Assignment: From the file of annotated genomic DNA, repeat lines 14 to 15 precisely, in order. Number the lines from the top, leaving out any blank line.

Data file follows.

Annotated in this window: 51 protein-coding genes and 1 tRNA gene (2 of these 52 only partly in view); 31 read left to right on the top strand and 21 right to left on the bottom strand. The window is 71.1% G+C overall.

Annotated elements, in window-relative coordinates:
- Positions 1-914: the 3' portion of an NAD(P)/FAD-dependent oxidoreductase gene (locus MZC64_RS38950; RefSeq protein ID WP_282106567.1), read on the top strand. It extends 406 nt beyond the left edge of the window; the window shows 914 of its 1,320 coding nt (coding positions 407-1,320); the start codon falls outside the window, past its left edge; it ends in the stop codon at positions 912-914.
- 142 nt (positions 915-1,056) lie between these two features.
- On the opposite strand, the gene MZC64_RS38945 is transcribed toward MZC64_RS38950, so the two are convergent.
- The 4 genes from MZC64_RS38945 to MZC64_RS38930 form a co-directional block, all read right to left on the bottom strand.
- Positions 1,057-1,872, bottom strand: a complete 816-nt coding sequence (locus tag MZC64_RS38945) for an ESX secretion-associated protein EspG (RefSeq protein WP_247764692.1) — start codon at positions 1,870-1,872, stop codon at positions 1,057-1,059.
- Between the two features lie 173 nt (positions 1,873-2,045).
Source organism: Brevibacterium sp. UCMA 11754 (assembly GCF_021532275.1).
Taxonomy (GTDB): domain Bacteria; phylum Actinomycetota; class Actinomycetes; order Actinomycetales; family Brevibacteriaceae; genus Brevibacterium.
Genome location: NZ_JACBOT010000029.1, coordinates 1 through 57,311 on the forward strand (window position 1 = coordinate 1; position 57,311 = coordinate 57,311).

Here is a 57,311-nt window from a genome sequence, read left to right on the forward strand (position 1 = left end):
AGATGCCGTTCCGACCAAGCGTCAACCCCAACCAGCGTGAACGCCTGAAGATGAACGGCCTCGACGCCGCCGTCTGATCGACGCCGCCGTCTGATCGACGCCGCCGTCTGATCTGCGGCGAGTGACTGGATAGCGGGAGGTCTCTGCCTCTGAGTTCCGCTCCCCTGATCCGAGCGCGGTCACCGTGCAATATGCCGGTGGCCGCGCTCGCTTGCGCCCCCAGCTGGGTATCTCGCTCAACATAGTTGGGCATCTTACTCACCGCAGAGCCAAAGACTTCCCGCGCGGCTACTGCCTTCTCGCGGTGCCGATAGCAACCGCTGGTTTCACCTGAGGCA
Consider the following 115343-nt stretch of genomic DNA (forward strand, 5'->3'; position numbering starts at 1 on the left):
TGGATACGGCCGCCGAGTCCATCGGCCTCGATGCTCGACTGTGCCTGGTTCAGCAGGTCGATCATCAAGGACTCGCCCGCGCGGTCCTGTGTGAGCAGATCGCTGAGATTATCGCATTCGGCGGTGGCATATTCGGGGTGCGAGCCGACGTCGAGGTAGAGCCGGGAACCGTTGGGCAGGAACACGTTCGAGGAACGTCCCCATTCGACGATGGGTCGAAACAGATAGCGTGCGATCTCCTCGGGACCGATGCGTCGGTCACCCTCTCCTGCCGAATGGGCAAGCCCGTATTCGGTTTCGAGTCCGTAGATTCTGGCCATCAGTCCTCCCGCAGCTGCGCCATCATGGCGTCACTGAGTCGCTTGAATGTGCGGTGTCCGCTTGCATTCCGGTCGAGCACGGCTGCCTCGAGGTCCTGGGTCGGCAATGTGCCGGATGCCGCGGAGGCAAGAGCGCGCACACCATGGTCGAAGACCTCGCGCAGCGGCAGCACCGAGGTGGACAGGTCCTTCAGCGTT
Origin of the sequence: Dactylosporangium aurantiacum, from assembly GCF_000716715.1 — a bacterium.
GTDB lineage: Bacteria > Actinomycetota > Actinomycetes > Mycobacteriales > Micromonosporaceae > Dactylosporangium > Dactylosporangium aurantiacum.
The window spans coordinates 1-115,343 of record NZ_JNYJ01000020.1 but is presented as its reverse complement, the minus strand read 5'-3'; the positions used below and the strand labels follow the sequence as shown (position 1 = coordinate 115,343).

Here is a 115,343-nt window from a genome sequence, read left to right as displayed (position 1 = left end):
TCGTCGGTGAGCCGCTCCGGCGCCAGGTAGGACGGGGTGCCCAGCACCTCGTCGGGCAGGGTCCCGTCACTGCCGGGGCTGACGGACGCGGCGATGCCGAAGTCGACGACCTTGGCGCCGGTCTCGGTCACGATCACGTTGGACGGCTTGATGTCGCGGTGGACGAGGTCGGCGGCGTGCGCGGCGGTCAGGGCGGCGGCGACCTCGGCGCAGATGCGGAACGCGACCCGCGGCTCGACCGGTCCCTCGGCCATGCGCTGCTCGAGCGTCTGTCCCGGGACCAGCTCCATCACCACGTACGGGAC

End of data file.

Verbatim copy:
Consider the following 115343-nt stretch of genomic DNA (forward strand, 5'->3'; position numbering starts at 1 on the left):
TGGATACGGCCGCCGAGTCCATCGGCCTCGATGCTCGACTGTGCCTGGTTCAGCAGGTCGATCATCAAGGACTCGCCCGCGCGGTCCTGTGTGAGCAGATCGCTGAGATTATCGCATTCGGCGGTGGCATATTCGGGGTGCGAGCCGACGTCGAGGTAGAGCCGGGAACCGTTGGGCAGGAACACGTTCGAGGAACGTCCCCATTCGACGATGGGTCGAAACAGATAGCGTGCGATCTCCTCGGGACCGATGCGTCGGTCACCCTCTCCTGCCGAATGGGCAAGCCCGTATTCGGTTTCGAGTCCGTAGATTCTGGCCATCAGTCCTCCCGCAGCTGCGCCATCATGGCGTCACTGAGTCGCTTGAATGTGCGGTGTCCGCTTGCATTCCGGTCGAGCACGGCTGCCTCGAGGTCCTGGGTCGGCAATGTGCCGGATGCCGCGGAGGCAAGAGCGCGCACACCATGGTCGAAGACCTCGCGCAGCGGCAGCACCGAGGTGGACAGGTCCTTCAGCGTT